Originally published Wednesday, July 11, 2018 at 06:05a.m.

Food trucks have grown in popularity over the last several years, but you’ll be hard pressed to find one rolling down the streets of Prescott.

That’s because, as The Daily Courier reported in 2016, it’s essentially illegal for food trucks to operate within the City of Prescott and Community Outreach Manager John Heiney said last week that none of the regulations have changed from where they were two years ago.

It’s a source of frustration, said Dan Thomas, owner of Iron Horse Grille located in the parking lot of Ace Hardware in Chino Valley, 1395 Highway 89. At events, people will ask where his location is throughout the week, Thomas said.

“It doesn’t operate like that and people do express disappointment,” he said. “In Phoenix, they just travel around and have their stops and people follow them all over the place.”


Carly Bielecki with the Frites Street food truck of Phoenix at the Prescott Food Truck Festival in 2015. (Courier file photo)

However, a new state law referred to as the Food Truck Bill is going into effect Friday, Aug. 3, creating one state license for food trucks and making it so they can have the same hours as a restaurant. Cities also can’t require owners to have separate insurance or block them from parking in public parking spaces.

It affects all municipalities within the state of Arizona and should make it easier for food trucks to do business, Heiney said. Even if the law wasn’t coming in to effect, the City of Prescott has been looking at allowing food trucks in certain areas, he said.

“We had already started the process,” Heiney said. “It’s just going to make it easier for it to happen.”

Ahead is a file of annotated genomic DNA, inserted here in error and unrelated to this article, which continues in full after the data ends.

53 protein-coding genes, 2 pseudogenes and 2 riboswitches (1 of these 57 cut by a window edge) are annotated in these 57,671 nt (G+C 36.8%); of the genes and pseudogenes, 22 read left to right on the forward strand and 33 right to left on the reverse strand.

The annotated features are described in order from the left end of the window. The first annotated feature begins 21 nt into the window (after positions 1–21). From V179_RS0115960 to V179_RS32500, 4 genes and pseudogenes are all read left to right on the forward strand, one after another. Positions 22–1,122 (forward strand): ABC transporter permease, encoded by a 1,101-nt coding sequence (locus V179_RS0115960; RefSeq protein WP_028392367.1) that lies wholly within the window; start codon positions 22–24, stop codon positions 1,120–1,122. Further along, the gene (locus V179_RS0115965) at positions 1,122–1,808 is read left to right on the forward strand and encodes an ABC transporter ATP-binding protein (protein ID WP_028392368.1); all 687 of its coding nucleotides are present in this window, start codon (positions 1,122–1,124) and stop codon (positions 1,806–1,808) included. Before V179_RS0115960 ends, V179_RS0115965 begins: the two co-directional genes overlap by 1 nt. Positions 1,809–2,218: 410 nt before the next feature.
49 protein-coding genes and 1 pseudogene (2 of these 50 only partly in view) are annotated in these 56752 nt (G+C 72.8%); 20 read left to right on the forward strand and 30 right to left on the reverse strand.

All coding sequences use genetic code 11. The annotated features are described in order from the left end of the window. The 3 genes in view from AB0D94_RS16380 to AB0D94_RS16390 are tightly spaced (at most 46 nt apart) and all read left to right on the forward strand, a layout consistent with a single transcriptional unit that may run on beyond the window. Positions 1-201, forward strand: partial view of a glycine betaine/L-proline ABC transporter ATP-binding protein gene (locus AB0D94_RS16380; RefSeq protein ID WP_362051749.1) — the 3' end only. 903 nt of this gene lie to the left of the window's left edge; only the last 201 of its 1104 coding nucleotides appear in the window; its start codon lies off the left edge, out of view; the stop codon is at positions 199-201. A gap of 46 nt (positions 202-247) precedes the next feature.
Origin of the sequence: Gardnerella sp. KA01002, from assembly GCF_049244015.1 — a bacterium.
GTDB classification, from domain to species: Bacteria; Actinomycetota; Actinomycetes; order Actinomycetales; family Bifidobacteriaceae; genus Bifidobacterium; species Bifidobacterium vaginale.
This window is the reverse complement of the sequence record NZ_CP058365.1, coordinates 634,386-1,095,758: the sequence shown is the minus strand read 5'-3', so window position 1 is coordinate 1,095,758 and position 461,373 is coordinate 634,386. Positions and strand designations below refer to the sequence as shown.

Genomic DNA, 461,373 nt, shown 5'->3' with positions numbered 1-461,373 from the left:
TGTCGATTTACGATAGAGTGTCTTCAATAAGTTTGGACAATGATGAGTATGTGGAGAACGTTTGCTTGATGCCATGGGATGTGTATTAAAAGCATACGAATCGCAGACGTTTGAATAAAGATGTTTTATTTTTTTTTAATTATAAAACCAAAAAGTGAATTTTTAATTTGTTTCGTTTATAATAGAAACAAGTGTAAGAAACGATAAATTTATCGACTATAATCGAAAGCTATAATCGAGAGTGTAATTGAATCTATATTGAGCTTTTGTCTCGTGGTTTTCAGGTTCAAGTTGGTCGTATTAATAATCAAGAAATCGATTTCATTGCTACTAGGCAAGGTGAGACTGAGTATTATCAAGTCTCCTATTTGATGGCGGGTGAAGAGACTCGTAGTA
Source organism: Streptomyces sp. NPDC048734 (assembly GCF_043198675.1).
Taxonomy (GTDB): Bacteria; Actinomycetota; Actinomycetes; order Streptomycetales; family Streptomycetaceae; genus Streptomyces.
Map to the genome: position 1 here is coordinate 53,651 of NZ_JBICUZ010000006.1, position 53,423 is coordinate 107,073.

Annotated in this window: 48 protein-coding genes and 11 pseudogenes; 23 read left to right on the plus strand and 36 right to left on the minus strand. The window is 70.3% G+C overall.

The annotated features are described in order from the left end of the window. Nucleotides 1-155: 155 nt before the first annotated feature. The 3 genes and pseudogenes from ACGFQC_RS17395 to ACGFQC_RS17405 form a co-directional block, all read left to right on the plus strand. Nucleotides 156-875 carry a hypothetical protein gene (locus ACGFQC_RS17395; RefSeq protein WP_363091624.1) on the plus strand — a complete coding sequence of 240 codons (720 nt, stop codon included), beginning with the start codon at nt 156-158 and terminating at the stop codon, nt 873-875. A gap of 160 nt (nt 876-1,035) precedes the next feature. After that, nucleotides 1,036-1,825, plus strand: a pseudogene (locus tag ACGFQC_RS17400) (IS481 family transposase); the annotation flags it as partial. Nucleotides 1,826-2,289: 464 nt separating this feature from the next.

The law was necessary for food trucks to be able to operate in Prescott, said Say Cheese owner Don Sytsma. The bill getting passed was the cornerstone, but it also helped to have a new mayor open to financial change, Thomas said.

It will also allow multiple food trucks to congregate together in a food truck food court. Thomas said he has been working with the City of Prescott to have one at the Prescott Regional Airpark and Commerce Center, where there are so many businesses, but no food.

“What we’re trying to do is move the whole stationary setup into that location and serve a very large audience,” he said. “That will have to happen on a group level.”

Food truck food courts are not a new idea and have been found in cities all over the country, and Thomas said he’s in love with the idea. It allows people to travel if they want and if they don’t, it provides an outdoor mall experience with an array of different foods, he said.

Thomas also approached the Town of Chino Valley with the idea for a food trick food court last year.

Chino Valley’s Planning and Zoning Commission forwarded a request proposed by Bruce Eldredge for a conditional use permit to allow one at 246 Highway 89 at its meeting Tuesday, July 3.

As the law goes into effect in August, things will open up in Prescott on a very local level and could eventually turn into how it looks in Phoenix, Thomas said.

“It’s overdue, it’s time and I’m just glad we have everything lined up at once,” he said.